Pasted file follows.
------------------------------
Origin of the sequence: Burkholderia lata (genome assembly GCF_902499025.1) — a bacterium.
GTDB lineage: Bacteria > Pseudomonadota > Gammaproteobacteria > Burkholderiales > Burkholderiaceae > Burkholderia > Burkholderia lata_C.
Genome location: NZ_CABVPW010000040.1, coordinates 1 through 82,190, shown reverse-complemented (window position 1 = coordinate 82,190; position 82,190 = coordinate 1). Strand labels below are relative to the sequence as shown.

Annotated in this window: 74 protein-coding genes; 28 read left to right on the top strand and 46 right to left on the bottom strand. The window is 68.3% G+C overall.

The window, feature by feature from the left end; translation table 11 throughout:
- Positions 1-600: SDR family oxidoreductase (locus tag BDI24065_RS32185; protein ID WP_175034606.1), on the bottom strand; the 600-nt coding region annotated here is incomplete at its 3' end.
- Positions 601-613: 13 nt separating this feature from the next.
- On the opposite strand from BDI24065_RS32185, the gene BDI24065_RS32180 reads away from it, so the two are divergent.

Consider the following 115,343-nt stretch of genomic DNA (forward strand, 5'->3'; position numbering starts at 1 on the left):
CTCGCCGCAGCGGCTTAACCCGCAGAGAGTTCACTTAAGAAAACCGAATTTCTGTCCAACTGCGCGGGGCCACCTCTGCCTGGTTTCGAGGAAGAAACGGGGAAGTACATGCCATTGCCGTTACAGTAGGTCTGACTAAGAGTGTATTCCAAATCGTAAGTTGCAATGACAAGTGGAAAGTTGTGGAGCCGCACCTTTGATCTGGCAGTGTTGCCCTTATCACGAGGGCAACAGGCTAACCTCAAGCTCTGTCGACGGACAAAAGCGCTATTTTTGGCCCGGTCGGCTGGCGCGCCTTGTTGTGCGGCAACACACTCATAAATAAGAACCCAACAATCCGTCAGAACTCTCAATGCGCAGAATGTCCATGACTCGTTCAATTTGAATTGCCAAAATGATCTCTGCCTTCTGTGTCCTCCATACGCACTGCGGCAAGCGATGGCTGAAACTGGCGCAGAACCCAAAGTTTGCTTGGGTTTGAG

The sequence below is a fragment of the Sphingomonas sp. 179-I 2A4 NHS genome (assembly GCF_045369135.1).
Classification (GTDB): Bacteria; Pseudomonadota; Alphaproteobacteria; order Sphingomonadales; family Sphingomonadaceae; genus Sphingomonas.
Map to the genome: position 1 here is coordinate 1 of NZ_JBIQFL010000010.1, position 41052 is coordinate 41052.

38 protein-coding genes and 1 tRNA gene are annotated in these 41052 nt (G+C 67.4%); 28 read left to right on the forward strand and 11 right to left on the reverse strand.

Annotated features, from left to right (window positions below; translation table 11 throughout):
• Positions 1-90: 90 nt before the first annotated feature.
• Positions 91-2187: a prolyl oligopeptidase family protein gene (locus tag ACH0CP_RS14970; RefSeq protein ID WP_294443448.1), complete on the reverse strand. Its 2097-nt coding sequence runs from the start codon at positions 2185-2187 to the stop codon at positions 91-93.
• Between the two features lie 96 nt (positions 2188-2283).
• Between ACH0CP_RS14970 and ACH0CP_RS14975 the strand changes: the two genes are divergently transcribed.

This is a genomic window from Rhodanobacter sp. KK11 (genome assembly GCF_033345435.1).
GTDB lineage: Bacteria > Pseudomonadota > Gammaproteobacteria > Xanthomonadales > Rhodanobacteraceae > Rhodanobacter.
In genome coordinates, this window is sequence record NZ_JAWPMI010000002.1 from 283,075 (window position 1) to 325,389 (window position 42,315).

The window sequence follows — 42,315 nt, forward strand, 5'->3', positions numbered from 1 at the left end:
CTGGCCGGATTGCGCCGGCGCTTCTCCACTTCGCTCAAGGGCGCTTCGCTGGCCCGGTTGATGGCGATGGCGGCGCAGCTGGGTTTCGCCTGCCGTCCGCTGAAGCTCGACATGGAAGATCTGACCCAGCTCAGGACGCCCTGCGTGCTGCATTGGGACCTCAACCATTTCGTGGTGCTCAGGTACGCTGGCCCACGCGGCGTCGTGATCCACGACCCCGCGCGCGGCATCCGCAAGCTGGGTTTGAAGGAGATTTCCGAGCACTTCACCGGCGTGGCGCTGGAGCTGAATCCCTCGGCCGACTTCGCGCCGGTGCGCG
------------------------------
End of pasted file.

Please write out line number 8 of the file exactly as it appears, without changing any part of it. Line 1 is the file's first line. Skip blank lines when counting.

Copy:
- On the opposite strand from BDI24065_RS32185, the gene BDI24065_RS32180 reads away from it, so the two are divergent.